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Ben Nadel at CFUNITED 2010 (Landsdown, VA) with: Michelle Meadows
Ben Nadel at CFUNITED 2010 (Landsdown, VA) with: Michelle Meadows

Normalizing Untrusted Deferred / Promise Values For The $digest Lifecycle In AngularJS

Published in Comments (4)

The other day, in my blog post about the $q.when() method in AngularJS, Jordan brought up the question at to what the AngularJS documentation meant when it referred to, "the promise comes from a source that can't be trusted." My guesstimation of this statement was that we couldn't trust that the promise was properly integrated with the $digest lifecycle, which is automatically triggered when a deferred value changes state (and has at least one bound handler). By wrapping an untrusted promise inside an AngularJS promise, we can ensure that state changes lead to dirty-checking of the data.

Run this demo in my JavaScript Demos project on GitHub.

Since I live in AngularJS, I couldn't really come up with a great example of when this would be necessary; so, I just put together an demo that uses a jQuery Deferred value, such as one that might be returned by a jQuery plugin. Then, I "wrap" the jQuery Deferred value in an AngularJS deferred value using the $q.when() method:

<!doctype html>
<html ng-app="Demo">
	<meta charset="utf-8" />

		Normalizing Untrusted Deferred / Promise Values In AngularJS
<body ng-controller="AppController">

		Normalizing Untrusted Deferred / Promise Values In AngularJS

		Deferred value: {{ resolvedValue }}

	<!-- Load scripts. -->
	<script type="text/javascript" src="../../vendor/jquery/jquery-2.1.0.min.js"></script>
	<script type="text/javascript" src="../../vendor/angularjs/angular-1.3.8.min.js"></script>
	<script type="text/javascript">

		// Create an application module for our demo.
		var app = angular.module( "Demo", [] );

		// -------------------------------------------------- //
		// -------------------------------------------------- //

		// I control the root of the application.
			function( $scope, $q, time ) {

				$scope.resolvedValue = "null";

				// I return an "untrusted" deferred value.
				// --
				// This would be any kind of deferred value that is not strictly created
				// by AngularJS itself. Since AngularJS is tightly integrated with the
				// $digest lifecycle, any externally-generated deferred value lack that
				// level of integration.
				var unsafeDeferred = (function getUnsafeDeferredFromJQuery() {

					// For the "untrusted" demo, use the jQuery Deferred factory.
					var deferred = jQuery.Deferred();

						function resolveOperator() {

							deferred.resolve( "jQuery Woot!" );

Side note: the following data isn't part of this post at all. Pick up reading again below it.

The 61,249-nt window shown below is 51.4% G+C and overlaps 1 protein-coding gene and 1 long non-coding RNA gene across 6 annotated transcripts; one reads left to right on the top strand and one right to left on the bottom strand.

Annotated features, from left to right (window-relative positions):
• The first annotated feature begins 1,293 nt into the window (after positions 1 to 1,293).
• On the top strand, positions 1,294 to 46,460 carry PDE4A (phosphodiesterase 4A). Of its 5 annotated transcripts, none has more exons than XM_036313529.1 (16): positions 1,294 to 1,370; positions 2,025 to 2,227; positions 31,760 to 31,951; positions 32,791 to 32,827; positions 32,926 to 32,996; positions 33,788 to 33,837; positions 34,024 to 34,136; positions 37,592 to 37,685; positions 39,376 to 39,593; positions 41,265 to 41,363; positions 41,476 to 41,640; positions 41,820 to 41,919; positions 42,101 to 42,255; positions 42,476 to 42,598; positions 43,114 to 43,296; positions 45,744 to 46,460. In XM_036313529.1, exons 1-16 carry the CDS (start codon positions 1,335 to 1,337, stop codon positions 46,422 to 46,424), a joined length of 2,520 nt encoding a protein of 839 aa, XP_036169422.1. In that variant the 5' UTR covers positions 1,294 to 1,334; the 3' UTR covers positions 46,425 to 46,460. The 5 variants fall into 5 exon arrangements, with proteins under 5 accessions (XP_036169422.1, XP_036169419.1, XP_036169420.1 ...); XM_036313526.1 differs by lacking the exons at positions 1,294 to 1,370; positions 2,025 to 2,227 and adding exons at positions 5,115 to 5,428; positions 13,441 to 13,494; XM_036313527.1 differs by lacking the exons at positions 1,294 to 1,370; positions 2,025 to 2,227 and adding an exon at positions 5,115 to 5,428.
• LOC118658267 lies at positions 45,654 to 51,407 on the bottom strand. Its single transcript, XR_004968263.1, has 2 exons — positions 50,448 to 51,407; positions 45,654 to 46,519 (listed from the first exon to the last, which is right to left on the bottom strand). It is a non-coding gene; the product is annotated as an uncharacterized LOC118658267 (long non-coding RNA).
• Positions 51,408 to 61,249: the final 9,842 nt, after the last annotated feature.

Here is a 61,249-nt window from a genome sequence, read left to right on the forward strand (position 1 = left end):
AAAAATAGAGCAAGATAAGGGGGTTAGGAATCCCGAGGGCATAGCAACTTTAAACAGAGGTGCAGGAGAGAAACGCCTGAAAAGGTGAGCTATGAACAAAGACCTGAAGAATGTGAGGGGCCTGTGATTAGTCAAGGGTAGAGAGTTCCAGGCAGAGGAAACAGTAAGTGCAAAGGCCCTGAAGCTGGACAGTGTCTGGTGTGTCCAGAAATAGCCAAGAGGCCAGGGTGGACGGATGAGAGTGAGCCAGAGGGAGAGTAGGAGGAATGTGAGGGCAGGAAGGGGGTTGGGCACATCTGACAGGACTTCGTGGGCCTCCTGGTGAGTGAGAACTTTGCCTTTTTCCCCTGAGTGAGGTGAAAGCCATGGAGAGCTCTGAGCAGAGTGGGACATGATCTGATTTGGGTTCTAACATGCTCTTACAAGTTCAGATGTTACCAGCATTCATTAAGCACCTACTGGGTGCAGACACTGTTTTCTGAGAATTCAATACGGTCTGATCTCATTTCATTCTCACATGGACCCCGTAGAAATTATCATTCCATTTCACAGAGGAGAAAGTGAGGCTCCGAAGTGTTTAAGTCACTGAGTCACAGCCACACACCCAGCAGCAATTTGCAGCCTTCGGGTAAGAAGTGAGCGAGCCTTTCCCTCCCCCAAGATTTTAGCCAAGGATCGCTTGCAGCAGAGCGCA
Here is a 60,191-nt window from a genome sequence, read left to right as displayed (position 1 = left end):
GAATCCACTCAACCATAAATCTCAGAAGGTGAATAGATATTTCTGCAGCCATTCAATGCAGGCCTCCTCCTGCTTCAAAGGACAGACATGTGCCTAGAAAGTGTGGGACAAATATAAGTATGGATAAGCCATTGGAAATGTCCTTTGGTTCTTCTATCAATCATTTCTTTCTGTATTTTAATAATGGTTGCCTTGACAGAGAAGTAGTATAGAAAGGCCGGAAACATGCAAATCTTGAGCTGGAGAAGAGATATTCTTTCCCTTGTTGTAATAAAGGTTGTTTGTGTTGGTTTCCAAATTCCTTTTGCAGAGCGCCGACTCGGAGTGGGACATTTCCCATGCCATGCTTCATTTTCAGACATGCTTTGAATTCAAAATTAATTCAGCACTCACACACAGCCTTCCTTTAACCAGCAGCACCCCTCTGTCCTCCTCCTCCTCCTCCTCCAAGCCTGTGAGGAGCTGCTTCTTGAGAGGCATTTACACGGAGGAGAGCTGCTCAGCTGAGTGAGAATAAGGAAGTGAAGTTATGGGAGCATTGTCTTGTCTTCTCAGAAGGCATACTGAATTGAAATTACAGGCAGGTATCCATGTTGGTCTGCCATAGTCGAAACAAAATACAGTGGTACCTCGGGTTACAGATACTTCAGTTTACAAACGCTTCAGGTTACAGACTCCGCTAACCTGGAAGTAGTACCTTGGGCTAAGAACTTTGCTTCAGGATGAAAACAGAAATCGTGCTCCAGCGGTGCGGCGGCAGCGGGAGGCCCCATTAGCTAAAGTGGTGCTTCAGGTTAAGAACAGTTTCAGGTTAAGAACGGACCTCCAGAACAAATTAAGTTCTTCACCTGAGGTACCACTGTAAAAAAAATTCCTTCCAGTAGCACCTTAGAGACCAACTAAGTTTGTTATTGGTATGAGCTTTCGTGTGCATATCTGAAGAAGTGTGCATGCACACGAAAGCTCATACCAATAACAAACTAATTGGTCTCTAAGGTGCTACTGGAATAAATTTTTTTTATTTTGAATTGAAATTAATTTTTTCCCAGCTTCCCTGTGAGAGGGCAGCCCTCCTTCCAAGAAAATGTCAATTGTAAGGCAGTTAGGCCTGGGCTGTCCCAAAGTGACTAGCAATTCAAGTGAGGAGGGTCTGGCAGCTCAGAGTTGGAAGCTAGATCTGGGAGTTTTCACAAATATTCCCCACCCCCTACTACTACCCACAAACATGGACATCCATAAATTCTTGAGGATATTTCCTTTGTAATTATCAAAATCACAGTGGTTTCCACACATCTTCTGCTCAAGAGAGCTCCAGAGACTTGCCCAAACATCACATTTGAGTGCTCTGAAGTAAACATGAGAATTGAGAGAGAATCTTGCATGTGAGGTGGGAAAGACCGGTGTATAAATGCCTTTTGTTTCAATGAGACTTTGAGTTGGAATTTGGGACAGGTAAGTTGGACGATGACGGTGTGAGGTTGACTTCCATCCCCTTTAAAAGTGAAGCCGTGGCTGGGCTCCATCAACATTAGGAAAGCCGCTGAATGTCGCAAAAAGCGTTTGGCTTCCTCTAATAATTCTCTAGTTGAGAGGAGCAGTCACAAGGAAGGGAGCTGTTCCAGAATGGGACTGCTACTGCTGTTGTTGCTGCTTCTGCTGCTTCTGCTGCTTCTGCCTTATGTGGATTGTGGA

return( deferred );


				console.log( "Received unsafe promise at", time() );

				// Since we are using a Deferred value that was generated outside of
				// AngularJS (via jQuery in this case), it is not to be trusted. As
				// such, we have to wrap it in a $q-based deferred value so that it will
				// normalize it for use within the AngularJS application.
				$q.when( unsafeDeferred ).then(
					function handleResolve( value ) {

						console.log( "Unsafe promise resolved at", time() );

						$scope.resolvedValue = value;



		// -------------------------------------------------- //
		// -------------------------------------------------- //

		// I am just a utility service that returns the current time string.
			function() {

				return( time );

				function time() {

					return( ( new Date() ).toTimeString().split( " " ).shift() );





As you can see, the resolution handler for the deferred value updates the view-model, which is rendered in the view. If I had bound my resolution handler directly to the "unsafeDeferred" value, the view would not have been re-rendered, as no $digest cycle would have been triggered. But, by normalizing the unsafe promise, I am hooking into the $digest lifecycle and the view is synchronized with the view-model as you would expect:

Normalize non-trusted deferred / promise values inside AngularJS using $q.when().

If I had not normalized the promise coming out of jQuery, the console.log() statements would have executed - the handlers still run - but the view would not have been updated. You could have explicitly triggered a scope.$apply() or a scope.$digest(); but, generally speaking, if you need to explicitly trigger a digest in your controllers, something else is probably going wrong.

Want to use code from this post? Check out the license.

Reader Comments


Another use for $q.when() I stumbled across recently is when you need an optional first link in a Promise chain. Something like:

function findAll(params, options) {
var deferred = $q.defer();

.then(function() {
if (params && params.postId) {
return Post
.then(function(post) {
params.userId = post.userId;
.then(function() {
return Comment.findAll(params, options);

return deferred.promise;

In this case if a particular post is specified, it will only return comments belonging to the post's creator.



Very cool thought. Yeah, that's one of the really nice things about promises - they will resolve for everything *except* errors and explicitly rejected-values. This means that returning "nothing", is the same as *resolving* with nothing. I love promises.

I believe in love. I believe in compassion. I believe in human rights. I believe that we can afford to give more of these gifts to the world around us because it costs us nothing to be decent and kind and understanding. And, I want you to know that when you land on this site, you are accepted for who you are, no matter how you identify, what truths you live, or whatever kind of goofy shit makes you feel alive! Rock on with your bad self!
Ben Nadel